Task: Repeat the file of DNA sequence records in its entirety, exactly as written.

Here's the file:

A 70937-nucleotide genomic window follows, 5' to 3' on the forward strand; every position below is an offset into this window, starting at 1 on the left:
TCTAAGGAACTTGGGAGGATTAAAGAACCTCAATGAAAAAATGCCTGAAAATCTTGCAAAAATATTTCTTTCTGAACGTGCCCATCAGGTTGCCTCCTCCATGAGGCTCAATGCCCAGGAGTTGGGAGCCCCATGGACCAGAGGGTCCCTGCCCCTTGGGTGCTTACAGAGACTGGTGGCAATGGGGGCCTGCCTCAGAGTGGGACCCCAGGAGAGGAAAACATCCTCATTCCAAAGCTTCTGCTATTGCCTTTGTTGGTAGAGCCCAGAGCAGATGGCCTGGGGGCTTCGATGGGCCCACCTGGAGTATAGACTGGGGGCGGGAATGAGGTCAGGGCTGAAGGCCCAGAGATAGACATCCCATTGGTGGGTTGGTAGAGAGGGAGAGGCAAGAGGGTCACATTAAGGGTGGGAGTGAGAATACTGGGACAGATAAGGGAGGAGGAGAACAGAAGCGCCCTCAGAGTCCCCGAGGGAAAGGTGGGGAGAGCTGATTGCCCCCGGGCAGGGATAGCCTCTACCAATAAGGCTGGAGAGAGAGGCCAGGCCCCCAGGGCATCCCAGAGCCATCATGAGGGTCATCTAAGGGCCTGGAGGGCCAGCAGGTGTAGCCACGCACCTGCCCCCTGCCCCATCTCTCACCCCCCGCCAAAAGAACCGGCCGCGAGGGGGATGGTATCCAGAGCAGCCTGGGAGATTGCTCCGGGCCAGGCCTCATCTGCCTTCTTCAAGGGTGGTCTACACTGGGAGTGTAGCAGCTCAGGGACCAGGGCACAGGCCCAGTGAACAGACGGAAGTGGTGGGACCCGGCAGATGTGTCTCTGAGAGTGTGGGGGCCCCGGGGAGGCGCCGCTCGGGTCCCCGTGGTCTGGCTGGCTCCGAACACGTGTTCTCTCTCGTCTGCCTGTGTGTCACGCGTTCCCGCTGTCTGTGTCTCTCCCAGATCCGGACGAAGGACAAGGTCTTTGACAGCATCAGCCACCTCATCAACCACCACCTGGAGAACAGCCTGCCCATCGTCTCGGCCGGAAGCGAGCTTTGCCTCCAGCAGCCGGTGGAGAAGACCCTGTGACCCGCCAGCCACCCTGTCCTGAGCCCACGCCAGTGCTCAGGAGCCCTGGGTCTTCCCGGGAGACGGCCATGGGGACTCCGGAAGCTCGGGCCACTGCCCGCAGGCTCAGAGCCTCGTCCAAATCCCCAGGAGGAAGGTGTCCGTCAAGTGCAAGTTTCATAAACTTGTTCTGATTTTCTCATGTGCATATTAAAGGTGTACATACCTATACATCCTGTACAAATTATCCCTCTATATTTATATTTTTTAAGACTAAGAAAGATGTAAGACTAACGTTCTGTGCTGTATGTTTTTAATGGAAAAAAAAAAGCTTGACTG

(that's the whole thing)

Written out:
A 70937-nucleotide genomic window follows, 5' to 3' on the forward strand; every position below is an offset into this window, starting at 1 on the left:
TCTAAGGAACTTGGGAGGATTAAAGAACCTCAATGAAAAAATGCCTGAAAATCTTGCAAAAATATTTCTTTCTGAACGTGCCCATCAGGTTGCCTCCTCCATGAGGCTCAATGCCCAGGAGTTGGGAGCCCCATGGACCAGAGGGTCCCTGCCCCTTGGGTGCTTACAGAGACTGGTGGCAATGGGGGCCTGCCTCAGAGTGGGACCCCAGGAGAGGAAAACATCCTCATTCCAAAGCTTCTGCTATTGCCTTTGTTGGTAGAGCCCAGAGCAGATGGCCTGGGGGCTTCGATGGGCCCACCTGGAGTATAGACTGGGGGCGGGAATGAGGTCAGGGCTGAAGGCCCAGAGATAGACATCCCATTGGTGGGTTGGTAGAGAGGGAGAGGCAAGAGGGTCACATTAAGGGTGGGAGTGAGAATACTGGGACAGATAAGGGAGGAGGAGAACAGAAGCGCCCTCAGAGTCCCCGAGGGAAAGGTGGGGAGAGCTGATTGCCCCCGGGCAGGGATAGCCTCTACCAATAAGGCTGGAGAGAGAGGCCAGGCCCCCAGGGCATCCCAGAGCCATCATGAGGGTCATCTAAGGGCCTGGAGGGCCAGCAGGTGTAGCCACGCACCTGCCCCCTGCCCCATCTCTCACCCCCCGCCAAAAGAACCGGCCGCGAGGGGGATGGTATCCAGAGCAGCCTGGGAGATTGCTCCGGGCCAGGCCTCATCTGCCTTCTTCAAGGGTGGTCTACACTGGGAGTGTAGCAGCTCAGGGACCAGGGCACAGGCCCAGTGAACAGACGGAAGTGGTGGGACCCGGCAGATGTGTCTCTGAGAGTGTGGGGGCCCCGGGGAGGCGCCGCTCGGGTCCCCGTGGTCTGGCTGGCTCCGAACACGTGTTCTCTCTCGTCTGCCTGTGTGTCACGCGTTCCCGCTGTCTGTGTCTCTCCCAGATCCGGACGAAGGACAAGGTCTTTGACAGCATCAGCCACCTCATCAACCACCACCTGGAGAACAGCCTGCCCATCGTCTCGGCCGGAAGCGAGCTTTGCCTCCAGCAGCCGGTGGAGAAGACCCTGTGACCCGCCAGCCACCCTGTCCTGAGCCCACGCCAGTGCTCAGGAGCCCTGGGTCTTCCCGGGAGACGGCCATGGGGACTCCGGAAGCTCGGGCCACTGCCCGCAGGCTCAGAGCCTCGTCCAAATCCCCAGGAGGAAGGTGTCCGTCAAGTGCAAGTTTCATAAACTTGTTCTGATTTTCTCATGTGCATATTAAAGGTGTACATACCTATACATCCTGTACAAATTATCCCTCTATATTTATATTTTTTAAGACTAAGAAAGATGTAAGACTAACGTTCTGTGCTGTATGTTTTTAATGGAAAAAAAAAAGCTTGACTG